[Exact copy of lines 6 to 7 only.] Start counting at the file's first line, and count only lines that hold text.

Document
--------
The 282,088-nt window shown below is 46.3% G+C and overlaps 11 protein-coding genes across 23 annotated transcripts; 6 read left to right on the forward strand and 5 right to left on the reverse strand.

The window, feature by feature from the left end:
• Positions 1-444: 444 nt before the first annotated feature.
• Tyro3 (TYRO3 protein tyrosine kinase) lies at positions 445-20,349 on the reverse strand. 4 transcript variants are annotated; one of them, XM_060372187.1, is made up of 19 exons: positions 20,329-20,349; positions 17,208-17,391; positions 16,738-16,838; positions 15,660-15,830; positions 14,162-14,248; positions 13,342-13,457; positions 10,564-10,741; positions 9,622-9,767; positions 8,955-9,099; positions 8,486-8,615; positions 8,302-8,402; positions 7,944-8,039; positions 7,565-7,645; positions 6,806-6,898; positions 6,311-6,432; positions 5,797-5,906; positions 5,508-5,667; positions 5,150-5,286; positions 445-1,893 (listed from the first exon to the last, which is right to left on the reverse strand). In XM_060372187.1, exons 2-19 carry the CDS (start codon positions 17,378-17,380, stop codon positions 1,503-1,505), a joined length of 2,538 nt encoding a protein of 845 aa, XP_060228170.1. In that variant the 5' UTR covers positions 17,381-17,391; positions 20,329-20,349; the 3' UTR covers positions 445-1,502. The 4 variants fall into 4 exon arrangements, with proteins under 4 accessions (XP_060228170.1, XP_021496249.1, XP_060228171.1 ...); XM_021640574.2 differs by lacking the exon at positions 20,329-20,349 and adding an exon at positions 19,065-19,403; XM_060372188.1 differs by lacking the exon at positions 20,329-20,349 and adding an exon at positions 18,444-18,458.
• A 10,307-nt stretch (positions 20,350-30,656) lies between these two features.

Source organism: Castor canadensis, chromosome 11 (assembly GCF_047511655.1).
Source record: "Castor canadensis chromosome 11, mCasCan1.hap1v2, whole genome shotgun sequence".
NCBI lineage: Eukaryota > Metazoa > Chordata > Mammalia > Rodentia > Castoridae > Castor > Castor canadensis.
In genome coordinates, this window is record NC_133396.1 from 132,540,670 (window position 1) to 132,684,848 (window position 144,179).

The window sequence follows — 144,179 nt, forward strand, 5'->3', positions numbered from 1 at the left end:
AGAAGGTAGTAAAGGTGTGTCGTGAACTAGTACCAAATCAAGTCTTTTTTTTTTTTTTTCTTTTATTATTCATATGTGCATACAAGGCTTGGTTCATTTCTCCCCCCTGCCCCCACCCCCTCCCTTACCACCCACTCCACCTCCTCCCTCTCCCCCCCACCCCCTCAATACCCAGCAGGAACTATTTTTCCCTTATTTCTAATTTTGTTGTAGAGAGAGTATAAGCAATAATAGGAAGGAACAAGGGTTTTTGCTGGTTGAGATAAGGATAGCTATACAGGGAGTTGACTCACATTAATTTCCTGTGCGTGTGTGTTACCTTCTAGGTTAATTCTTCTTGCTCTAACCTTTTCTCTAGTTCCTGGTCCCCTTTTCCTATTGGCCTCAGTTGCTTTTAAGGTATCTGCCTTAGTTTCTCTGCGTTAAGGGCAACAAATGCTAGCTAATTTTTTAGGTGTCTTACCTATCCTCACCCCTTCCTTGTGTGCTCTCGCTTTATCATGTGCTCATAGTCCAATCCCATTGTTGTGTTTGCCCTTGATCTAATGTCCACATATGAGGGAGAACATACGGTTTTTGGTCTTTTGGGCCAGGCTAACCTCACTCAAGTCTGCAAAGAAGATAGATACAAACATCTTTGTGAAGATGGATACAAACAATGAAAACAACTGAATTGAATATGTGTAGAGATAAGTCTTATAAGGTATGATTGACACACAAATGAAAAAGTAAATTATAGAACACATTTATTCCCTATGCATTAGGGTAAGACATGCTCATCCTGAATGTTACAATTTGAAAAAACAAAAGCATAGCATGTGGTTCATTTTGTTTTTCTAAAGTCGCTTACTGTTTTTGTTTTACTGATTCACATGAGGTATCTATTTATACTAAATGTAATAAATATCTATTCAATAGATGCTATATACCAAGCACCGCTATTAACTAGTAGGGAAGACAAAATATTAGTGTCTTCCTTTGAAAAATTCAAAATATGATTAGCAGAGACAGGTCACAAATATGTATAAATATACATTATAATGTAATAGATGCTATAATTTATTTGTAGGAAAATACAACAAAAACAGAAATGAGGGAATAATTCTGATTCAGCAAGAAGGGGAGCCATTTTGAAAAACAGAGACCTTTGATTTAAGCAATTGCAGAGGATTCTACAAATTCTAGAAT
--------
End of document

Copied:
Source organism: Castor canadensis, chromosome 11 (assembly GCF_047511655.1).
Source record: "Castor canadensis chromosome 11, mCasCan1.hap1v2, whole genome shotgun sequence".